Public vs Private Blockchain

Tim Kozak
Tim Kozak
publish date February 28, 2018 Tags share article

Blockchain is in the news a lot at the moment. The technology that brought us Bitcoin and Ethereum is being discussed everywhere, from the papers and economic forums through to street corners and casual blogs. People understand that blockchain is novel and disruptive, that it holds great potential. They might even understand a little of how it works.

If you want to review the basics of how blockchain’s unique strength as a solution lies in the way it simultaneously solves several problems at once: the problems of trust, transparency, and security, check out our overview of the blockchain essentials. If you want to dig a little deeper, read on.

Since the beginning of the Bitcoin Age (the first cryptocurrency was released in 2009), the industry has blossomed. New types of blockchain have followed, each serving its goals better than last. These different blockchains can be divided into two main, distinctive groups.

Public blockchains

The public blockchain is permissionless and open to everybody without exception. One can download it to his or her computer and view the entire history of the blockchain, send and receive money, store information, and even create smart contracts within the blockchain. Mining is also a feature of some public blockchains; this is used to reward users for maintaining the network.

The key advantage of distributed ledger technology lies in decentralization. Since each node is equal, the blockchain is immutable, DDoS resistant, and censorship free. There is no one point of attack and hackers cannot alter the information. It is encrypted and stored on thousands of devices that possess a copy of the blockchain. The more people join the blockchain, the more secure it is.

Traditional networks vs. distributed such as the blockchain.

Image source: CoinDesk.

Notably, its purpose reaches far beyond a cryptocurrency like Bitcoin or Monero. The public blockchain can help communities worldwide to share data securely and openly. Some obvious applications are an insurance pool for the unbanked population and a global ledger with school diplomas of a single standard which are impossible to fake.

The public approach does carry certain disadvantages though and these are also tied to their decentralized nature. Public blockchains set their rules at the very beginning and have few opportunities for later changes to be made. In order to adjust the rules even slightly, the community needs to convince every single participant to make an update or accept a bug fix. As a result, public blockchains are very slow and inefficient.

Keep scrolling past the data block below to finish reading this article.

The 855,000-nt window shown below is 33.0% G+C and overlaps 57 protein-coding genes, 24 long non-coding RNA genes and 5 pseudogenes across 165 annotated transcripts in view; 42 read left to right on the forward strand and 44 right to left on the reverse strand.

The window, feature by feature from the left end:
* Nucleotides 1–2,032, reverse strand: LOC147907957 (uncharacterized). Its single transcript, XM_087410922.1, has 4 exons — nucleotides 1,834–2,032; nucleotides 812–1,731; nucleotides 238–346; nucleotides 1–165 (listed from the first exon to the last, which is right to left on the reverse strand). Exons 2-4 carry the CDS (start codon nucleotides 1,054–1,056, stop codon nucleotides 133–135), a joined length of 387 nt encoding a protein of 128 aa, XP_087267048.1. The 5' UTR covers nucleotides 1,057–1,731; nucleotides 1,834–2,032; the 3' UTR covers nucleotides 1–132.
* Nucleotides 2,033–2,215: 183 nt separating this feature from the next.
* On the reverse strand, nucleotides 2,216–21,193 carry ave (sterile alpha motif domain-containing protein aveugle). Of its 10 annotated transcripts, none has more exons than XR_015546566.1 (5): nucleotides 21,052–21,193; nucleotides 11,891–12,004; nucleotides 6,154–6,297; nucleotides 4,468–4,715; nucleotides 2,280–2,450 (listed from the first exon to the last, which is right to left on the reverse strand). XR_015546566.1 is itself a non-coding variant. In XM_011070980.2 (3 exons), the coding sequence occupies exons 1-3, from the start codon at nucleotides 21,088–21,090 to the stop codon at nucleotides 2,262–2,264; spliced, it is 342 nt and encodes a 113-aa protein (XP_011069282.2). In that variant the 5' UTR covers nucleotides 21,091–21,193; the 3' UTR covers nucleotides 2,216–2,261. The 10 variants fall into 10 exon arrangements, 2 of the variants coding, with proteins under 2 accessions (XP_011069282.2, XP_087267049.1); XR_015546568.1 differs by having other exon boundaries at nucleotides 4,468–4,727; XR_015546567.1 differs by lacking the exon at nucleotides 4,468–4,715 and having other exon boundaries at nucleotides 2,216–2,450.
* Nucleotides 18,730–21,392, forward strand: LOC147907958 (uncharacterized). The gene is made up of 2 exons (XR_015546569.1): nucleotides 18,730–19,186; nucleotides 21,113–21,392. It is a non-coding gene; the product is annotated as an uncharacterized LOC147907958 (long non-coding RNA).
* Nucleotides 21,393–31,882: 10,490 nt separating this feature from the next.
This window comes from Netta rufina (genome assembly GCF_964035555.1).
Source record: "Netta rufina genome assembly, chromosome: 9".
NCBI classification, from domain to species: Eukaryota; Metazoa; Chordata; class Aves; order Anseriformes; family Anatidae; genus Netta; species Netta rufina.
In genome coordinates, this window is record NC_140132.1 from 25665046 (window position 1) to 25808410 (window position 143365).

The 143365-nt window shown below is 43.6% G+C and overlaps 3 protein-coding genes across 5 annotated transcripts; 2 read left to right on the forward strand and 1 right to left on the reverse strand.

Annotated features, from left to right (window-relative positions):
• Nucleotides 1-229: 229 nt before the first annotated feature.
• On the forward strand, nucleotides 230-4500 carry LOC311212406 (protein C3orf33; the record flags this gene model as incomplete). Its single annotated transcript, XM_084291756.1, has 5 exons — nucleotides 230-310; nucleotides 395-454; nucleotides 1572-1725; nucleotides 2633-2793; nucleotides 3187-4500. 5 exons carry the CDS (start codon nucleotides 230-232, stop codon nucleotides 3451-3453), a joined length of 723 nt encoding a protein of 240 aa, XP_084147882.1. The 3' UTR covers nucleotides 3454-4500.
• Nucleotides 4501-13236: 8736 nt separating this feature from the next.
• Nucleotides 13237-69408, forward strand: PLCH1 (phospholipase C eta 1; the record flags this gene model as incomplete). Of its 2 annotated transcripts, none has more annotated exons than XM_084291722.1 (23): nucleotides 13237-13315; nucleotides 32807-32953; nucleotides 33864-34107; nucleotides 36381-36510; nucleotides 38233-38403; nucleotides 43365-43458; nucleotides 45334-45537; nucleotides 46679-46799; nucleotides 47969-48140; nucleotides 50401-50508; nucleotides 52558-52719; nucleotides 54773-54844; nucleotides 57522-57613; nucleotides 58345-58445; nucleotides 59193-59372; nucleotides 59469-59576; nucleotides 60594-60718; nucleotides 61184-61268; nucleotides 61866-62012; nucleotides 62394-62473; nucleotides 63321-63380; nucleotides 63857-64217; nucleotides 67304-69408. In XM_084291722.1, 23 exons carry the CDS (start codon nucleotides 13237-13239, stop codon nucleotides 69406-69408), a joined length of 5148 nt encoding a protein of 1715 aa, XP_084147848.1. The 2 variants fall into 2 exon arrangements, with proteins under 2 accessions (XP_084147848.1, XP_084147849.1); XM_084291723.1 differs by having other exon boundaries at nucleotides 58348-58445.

Private blockchain

Private blockchains are the total opposite as they give full control to their owners. Consequently, they enjoy a high level of flexibility and can adjust the rules as they see fit, including but not limited to:

  • Different permission levels
  • The level of public exposure
  • Who can be members
  • How often to implement updates
  • Run blockchain as a stand-alone or integrate into the existing system

While public blockchains act in a trustless environment by default, private blockchains require a higher level of trust among their members. Hence, the latter can choose among various consensus protocols and benefit from much greater blockchain speeds. We have developed private blockchains for corporate clients many times and know that this is what they are looking for to ensure internal security for their company.


How the entire supply chain information can be controlled by the private blockchain.

Image source:

A bright use case is a supply chain. For instance, a retailer company wants to ensure that its goods come from the original producer, no third party interfered along the way to counterfeit the products, as well as conditions such as temperature or humidity remained at an appropriate level. Another example is healthcare where private blockchain ensures the data is immutable but available for doctors and their patients only.

There is a special kind of private blockchain called “Consortium”. It empowers enterprises with an option to share particular data with another party. Media corporations Comcast, Disney, NBCUniversal, and others have already recognized the value of such systems and utilize this blockchain type to share advertising data with each other.


Understanding the basics of blockchain is a good first step. The second step is to distinguish between public and private blockchains. The first type serves as an instrument for decentralization and works in a trustless environment. The second type is aimed to help enterprises increase efficiency and security. Finally, consortium private blockchains permit several companies to share selected data with each other seamlessly and securely which dramatically cuts their costs, saves time, and increases trust among partners.